Convulvulus arvensis is commonly known as Bindweed
As part of our series of plants commonly mistaken for Japanese knotweed, we look at another plant closely related to Japanese knotweed in its looks and/or characteristics.
Bindweed is a perennial vining plant that snakes its way across the ground and over fences, plants, or any other stationary thing in its path. It has medium-green, arrow-shaped leaves and white-pinkish flowers that look like those of morning glories.
Bindweed is known for its climbing nature and can sometimes be found interwoven with other plants. Whereas Japanese knotweed stands are strong and stand tall.
Bindweed (also known as Convolvulus Arvensis) is one of the more common perennial climbing/creeping weeds. This destructive weed is known for its ability to smother incumbent garden plants and overwhelm borders in as little as 2-4 months.
Their roots can reach 7 metres deep and can grow aggressively, as any gardener that has had the displeasure of having it grow in their garden would know.
|Common Name||Hedge Bindweed/ Field Bindweed|
|Scientific Name||Calystegia sepium/ Convolvulus arvensis|
|Areas Affected||Uncultivated ground, beds, borders, paths, drives and lawns|
|Main Causes||Twining weed with creeping underground stems (rhizomes)|
|Season||Seen spring to autumn; treat from summer to autumn|
Identification and Occurrence
Bindweed is also known as wild morning glory because it has a similar appearance to morning glory. A thin stalk, elongated leaves shaped like arrowheads, and trumpet-shaped flowers in both pink and white are among them.
The thin vines that become closely entangled with other plants or growing items in the garden are typically the first signs of bindweed.
New plants can develop from even the smallest section of the root of the bindweed seed, which can lie dormant in the soil for several years (rhizome).
Bindweed root fragments are often unintentionally introduced into gardens among the roots of other plants, as well as in soils and manures. It only takes one growing season for bindweed to spread two metres once it is established.
Similarities to Japanese Knotweed
The leaf shape in Bindweed is heart-shaped and is comparable to knotweed. However, Bindweed does not have a flat edge as knotweed does.
Differences between Bindweed and Japanese Knotweed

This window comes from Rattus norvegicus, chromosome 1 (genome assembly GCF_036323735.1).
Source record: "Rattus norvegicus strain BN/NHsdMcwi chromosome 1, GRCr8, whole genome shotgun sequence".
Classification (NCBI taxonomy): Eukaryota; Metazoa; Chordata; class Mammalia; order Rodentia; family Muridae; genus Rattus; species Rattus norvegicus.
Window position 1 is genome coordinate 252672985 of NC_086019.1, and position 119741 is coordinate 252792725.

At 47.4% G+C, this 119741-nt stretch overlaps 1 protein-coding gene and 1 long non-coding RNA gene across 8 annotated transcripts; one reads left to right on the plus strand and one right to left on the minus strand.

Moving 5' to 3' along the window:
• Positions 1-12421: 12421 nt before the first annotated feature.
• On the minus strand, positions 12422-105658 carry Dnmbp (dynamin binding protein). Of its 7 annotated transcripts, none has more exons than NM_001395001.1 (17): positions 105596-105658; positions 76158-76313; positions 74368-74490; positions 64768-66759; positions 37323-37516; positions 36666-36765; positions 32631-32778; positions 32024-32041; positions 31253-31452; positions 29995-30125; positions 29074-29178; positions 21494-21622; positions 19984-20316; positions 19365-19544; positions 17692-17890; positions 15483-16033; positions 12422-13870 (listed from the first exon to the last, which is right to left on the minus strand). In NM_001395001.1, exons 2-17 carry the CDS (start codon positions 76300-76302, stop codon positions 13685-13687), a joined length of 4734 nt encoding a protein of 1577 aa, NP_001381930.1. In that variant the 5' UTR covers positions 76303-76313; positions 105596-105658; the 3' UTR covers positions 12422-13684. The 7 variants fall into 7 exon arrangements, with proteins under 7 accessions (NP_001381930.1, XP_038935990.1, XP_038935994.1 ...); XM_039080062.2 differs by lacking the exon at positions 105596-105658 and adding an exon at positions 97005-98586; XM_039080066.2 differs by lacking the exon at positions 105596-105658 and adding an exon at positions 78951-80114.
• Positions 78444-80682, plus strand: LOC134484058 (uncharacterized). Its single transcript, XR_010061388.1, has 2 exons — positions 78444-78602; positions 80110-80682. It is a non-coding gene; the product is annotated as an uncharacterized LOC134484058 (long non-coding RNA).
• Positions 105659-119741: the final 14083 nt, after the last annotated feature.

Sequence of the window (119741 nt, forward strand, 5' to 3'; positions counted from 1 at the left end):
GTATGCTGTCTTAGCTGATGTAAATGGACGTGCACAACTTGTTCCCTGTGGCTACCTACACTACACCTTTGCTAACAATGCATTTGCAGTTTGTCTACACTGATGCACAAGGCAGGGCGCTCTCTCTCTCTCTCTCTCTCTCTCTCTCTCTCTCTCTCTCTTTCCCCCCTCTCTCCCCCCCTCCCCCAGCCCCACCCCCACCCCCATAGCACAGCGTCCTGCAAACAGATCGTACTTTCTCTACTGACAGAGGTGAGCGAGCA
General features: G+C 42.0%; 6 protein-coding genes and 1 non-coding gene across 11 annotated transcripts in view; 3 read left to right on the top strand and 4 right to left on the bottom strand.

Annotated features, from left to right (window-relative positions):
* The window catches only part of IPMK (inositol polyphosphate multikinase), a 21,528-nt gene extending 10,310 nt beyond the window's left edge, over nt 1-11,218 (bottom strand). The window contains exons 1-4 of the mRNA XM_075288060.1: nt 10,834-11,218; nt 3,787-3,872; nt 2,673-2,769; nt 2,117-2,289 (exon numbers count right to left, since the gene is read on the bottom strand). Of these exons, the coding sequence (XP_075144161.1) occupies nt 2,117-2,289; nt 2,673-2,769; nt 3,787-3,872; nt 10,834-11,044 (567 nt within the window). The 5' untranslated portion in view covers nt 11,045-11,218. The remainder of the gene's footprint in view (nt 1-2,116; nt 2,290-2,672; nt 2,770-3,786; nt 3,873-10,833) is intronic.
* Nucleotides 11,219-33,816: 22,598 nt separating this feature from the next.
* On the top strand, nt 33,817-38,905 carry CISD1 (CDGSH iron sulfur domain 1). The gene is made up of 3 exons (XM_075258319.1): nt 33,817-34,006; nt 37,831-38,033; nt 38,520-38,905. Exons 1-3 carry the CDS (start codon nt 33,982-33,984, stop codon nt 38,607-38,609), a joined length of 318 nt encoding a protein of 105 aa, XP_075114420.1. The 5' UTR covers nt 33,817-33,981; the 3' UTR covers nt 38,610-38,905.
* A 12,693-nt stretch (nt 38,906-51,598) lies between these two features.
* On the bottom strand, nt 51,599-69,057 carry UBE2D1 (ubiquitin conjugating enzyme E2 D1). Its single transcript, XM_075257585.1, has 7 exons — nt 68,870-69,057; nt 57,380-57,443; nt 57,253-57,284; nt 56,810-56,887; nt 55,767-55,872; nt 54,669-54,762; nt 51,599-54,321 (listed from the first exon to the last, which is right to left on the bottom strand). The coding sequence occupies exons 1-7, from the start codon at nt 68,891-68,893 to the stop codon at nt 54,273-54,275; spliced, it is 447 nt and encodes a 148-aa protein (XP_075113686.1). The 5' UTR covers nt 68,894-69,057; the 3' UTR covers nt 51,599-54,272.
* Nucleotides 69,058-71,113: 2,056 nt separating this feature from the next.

The biggest difference between bindweed and Japanese knotweed is the strength it posses to wrap itself around other plants. Bindweed cannot stand up by itself and needs to bind itself around other plants (hence the name).
Japanese knotweed will never entwine another plant; it simply grows over the top of them.
However, some things to notice which are different to the Japanese Knotweed is that it flowers in early summer and they are trumpet-shaped. Whereas Japanese Knotweed flowers are in small clusters and flower in later summer to early Autumn.
Interesting Facts about Bindweed
- Common and botanical names include: Hedge bindweed, Bellbind (Calystegia sepium) and Field Bindweed (Convolvulus arvensis).
- Areas affected include uncultivated ground, beds, borders, paths, drives and lawns.
- Strong twining weed with creeping underground stems (rhizomes) similar to Japanese knotweed.
- Timing is seen from spring to autumn. Treat from summer to autumn.
What to do if you are still unsure?
If you are unsure if you have Japanese Knotweed or Bindweed growing on your land then you can contact a local Japanese knotweed specialist who will help you identify what you have on your land. Most specialists these days offer a free photo identification service to clarify what you have and whether it needs investigating more.
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Want to know more?
Knotweed Removal aims to provide the most up-to-date information, help and advice for YOU to make informed decisions. If you are unsure or uncertain about how to proceed, please reach out to us and we will gladly come back and advise you as best we can.
Governmental advice can be found here and the UK law covering the removal of Japanese Knotweed as stated under the Wildlife and Countryside Act 1981 can be found here.
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